Complications from a heart-valve defect left Danielle Dayton with a couple mortifying options when she became pregnant last year: Undergo open heart surgery, which could be fatal to her baby, or press on with pregnancy even though her heart probably couldn't keep up.

Fortunately, there was a third option, though doctors at Abbott Northwestern Hospital in Minneapolis believed it had been tried only once before in the United States. They proposed implanting a mechanical aortic valve in her heart so it could adequately pump blood to her body and to her baby.

"She was so symptomatic with a valve that was not going to potentially allow a safe outcome, either for mother or baby," said Dr. William Wagner, a maternal-fetal critical care specialist who handled Dayton's prenatal care.

Known as a transaortic valve replacement (TAVR), the procedure pushes back and replaces the defective aortic valve, which regulates blood flow out of the heart. Because the replacement has a limited life, the procedure is usually reserved for older adults or others too frail to survive corrective open heart surgery.

Dayton is just 28. The main risk of the procedure during pregnancy was that the valve replacement wouldn't work and doctors would have to switch to the open surgery that would jeopardize her baby. Doctors suggested an abortion — which could have prevented the immediate need for a cardiac procedure — but Dayton and her husband refused.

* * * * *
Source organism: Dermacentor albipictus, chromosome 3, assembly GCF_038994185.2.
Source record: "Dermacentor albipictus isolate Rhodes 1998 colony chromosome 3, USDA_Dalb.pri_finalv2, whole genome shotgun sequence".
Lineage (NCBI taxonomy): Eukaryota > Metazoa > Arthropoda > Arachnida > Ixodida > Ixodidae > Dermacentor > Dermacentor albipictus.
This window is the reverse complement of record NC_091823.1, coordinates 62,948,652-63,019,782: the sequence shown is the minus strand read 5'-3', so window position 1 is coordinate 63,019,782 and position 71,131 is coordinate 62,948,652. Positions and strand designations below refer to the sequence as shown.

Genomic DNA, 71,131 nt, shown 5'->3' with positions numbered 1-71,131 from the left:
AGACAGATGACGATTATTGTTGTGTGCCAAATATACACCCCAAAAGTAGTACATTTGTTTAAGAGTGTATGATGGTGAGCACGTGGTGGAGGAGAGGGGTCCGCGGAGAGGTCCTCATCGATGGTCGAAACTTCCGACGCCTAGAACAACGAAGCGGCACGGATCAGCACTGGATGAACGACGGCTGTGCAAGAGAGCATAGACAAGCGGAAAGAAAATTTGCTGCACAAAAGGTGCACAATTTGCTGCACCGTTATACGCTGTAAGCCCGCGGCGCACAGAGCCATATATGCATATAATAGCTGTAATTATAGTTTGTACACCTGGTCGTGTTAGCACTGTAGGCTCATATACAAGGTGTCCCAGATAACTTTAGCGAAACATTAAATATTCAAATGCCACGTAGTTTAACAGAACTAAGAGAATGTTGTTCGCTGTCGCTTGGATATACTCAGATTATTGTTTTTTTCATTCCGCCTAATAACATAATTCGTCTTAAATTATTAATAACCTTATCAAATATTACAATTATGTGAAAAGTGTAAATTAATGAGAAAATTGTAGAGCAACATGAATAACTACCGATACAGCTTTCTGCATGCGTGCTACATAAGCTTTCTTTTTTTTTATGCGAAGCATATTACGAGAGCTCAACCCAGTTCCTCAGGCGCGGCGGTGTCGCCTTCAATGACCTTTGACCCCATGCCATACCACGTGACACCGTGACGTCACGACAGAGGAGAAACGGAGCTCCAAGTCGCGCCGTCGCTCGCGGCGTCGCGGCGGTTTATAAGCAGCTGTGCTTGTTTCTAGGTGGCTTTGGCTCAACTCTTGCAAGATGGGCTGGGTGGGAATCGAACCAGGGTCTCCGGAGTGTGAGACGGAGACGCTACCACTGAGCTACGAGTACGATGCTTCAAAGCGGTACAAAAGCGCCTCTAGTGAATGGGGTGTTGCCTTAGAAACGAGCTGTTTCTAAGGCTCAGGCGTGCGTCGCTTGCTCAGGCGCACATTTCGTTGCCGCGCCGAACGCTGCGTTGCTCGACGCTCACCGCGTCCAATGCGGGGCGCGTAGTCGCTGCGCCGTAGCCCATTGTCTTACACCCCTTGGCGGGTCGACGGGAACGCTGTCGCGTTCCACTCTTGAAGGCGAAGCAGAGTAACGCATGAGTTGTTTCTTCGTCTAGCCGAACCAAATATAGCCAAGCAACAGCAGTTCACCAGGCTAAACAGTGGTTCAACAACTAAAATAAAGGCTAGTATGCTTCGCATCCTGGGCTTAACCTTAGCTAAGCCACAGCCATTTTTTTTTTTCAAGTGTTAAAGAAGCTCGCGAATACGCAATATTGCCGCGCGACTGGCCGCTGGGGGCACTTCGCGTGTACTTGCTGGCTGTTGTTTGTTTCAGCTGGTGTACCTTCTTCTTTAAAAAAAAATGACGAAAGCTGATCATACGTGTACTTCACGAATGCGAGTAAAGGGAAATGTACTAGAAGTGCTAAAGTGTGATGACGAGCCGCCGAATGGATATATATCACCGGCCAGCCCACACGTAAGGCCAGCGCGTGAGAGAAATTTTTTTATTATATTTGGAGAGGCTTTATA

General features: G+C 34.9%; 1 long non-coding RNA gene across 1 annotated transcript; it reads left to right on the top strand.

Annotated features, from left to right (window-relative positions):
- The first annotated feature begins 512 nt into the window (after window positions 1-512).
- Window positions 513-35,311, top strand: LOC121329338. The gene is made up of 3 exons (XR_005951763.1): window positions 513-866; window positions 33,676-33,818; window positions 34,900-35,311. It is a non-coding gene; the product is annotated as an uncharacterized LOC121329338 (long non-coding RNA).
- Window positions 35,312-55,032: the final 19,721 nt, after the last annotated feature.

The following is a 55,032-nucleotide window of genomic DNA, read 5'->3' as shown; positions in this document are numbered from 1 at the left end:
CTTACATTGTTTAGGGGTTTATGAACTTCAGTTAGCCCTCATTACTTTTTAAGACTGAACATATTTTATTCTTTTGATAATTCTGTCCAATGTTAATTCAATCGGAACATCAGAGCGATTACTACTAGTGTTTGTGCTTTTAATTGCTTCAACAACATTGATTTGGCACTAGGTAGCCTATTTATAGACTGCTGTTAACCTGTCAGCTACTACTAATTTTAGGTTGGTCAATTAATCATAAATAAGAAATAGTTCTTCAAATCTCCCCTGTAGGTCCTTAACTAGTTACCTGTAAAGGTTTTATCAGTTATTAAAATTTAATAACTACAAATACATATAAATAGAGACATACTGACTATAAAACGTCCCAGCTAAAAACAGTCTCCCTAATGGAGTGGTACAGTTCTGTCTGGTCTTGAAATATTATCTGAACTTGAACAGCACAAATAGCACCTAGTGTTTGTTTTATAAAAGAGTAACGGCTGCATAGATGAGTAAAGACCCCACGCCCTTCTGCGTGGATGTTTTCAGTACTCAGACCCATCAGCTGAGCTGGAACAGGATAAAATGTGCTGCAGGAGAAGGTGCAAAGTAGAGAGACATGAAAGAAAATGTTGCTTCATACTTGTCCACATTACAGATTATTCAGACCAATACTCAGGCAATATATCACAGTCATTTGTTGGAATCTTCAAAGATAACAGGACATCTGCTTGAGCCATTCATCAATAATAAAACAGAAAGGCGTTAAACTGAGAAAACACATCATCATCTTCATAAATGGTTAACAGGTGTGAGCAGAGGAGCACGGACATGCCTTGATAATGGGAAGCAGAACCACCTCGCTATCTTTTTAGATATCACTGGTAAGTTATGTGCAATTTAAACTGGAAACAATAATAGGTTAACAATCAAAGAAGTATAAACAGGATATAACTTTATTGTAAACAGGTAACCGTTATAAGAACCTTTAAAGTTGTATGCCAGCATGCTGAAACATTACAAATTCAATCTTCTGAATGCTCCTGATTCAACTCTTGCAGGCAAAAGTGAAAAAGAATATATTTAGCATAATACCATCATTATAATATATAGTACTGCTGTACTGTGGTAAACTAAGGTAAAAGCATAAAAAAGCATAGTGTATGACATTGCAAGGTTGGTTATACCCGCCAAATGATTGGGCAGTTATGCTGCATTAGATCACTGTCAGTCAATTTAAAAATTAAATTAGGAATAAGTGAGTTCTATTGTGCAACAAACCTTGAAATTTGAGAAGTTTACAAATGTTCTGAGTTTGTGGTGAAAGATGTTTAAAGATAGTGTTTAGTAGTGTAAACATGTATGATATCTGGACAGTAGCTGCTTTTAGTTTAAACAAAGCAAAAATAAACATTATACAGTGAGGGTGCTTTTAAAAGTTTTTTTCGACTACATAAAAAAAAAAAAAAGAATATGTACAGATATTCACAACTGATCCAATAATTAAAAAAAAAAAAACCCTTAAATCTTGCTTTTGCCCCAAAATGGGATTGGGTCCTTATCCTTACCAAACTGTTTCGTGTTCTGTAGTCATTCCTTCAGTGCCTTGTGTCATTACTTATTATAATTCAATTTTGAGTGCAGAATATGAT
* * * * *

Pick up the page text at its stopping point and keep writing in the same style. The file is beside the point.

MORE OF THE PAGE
Something had to be done. At her 16th week of pregnancy, Dayton's heart was pumping 25 percent harder to keep up with the demands of her body and her baby. It left her dizzy and breathless. Before long, her cardiac output would surge 50 percent above normal.

"The decision wasn't easy." Dayton said. "However, it had to be made quickly."

Doctors first tried an angioplasty to push open her aortic valve. It backfired. The valve opened too wide, allowing blood to backflow into her heart. Dayton then consented to the valve replacement, which took place last August.

Proof of success came Jan. 24 when she safely delivered a healthy baby boy, Jaxon.

"He is 'talking' a lot and always very smiley," Dayton said. "He's got a big noggin!"

Dayton had known about her condition since childhood, but it hadn't been severe enough to disrupt family planning. Symptoms emerged after pregnancy.

Open heart surgery was always in her future, but the TAVR procedure bought her time, and a successful pregnancy, until surgery is needed.

"The guess at this point is it may be good for up to five years," Dayton said. "I didn't care that it was temporary … The reason for me to do the TAVR was strictly to keep our baby. Some may say that's crazy, but that's the decision my husband and I agreed on."

Jeremy Olson • 612-673-7744